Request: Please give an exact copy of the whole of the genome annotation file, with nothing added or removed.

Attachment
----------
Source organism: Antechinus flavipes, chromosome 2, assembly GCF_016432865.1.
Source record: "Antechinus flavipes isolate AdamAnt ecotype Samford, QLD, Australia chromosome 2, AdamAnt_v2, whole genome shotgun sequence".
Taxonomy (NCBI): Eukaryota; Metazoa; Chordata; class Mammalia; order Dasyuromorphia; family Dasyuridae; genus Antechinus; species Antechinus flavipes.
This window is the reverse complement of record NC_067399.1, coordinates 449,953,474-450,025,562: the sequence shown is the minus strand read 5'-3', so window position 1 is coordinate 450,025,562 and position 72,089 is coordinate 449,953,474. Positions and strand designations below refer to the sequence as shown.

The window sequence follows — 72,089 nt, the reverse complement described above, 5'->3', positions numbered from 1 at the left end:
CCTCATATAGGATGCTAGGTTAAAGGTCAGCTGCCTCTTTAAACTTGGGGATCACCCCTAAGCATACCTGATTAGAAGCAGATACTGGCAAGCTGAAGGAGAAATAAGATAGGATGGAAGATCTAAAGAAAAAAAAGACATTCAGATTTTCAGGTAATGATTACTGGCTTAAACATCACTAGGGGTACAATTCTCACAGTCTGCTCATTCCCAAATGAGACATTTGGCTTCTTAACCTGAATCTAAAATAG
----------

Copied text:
Source organism: Antechinus flavipes, chromosome 2, assembly GCF_016432865.1.
Source record: "Antechinus flavipes isolate AdamAnt ecotype Samford, QLD, Australia chromosome 2, AdamAnt_v2, whole genome shotgun sequence".
Taxonomy (NCBI): Eukaryota; Metazoa; Chordata; class Mammalia; order Dasyuromorphia; family Dasyuridae; genus Antechinus; species Antechinus flavipes.
This window is the reverse complement of record NC_067399.1, coordinates 449,953,474-450,025,562: the sequence shown is the minus strand read 5'-3', so window position 1 is coordinate 450,025,562 and position 72,089 is coordinate 449,953,474. Positions and strand designations below refer to the sequence as shown.

The window sequence follows — 72,089 nt, the reverse complement described above, 5'->3', positions numbered from 1 at the left end:
CCTCATATAGGATGCTAGGTTAAAGGTCAGCTGCCTCTTTAAACTTGGGGATCACCCCTAAGCATACCTGATTAGAAGCAGATACTGGCAAGCTGAAGGAGAAATAAGATAGGATGGAAGATCTAAAGAAAAAAAAGACATTCAGATTTTCAGGTAATGATTACTGGCTTAAACATCACTAGGGGTACAATTCTCACAGTCTGCTCATTCCCAAATGAGACATTTGGCTTCTTAACCTGAATCTAAAATAG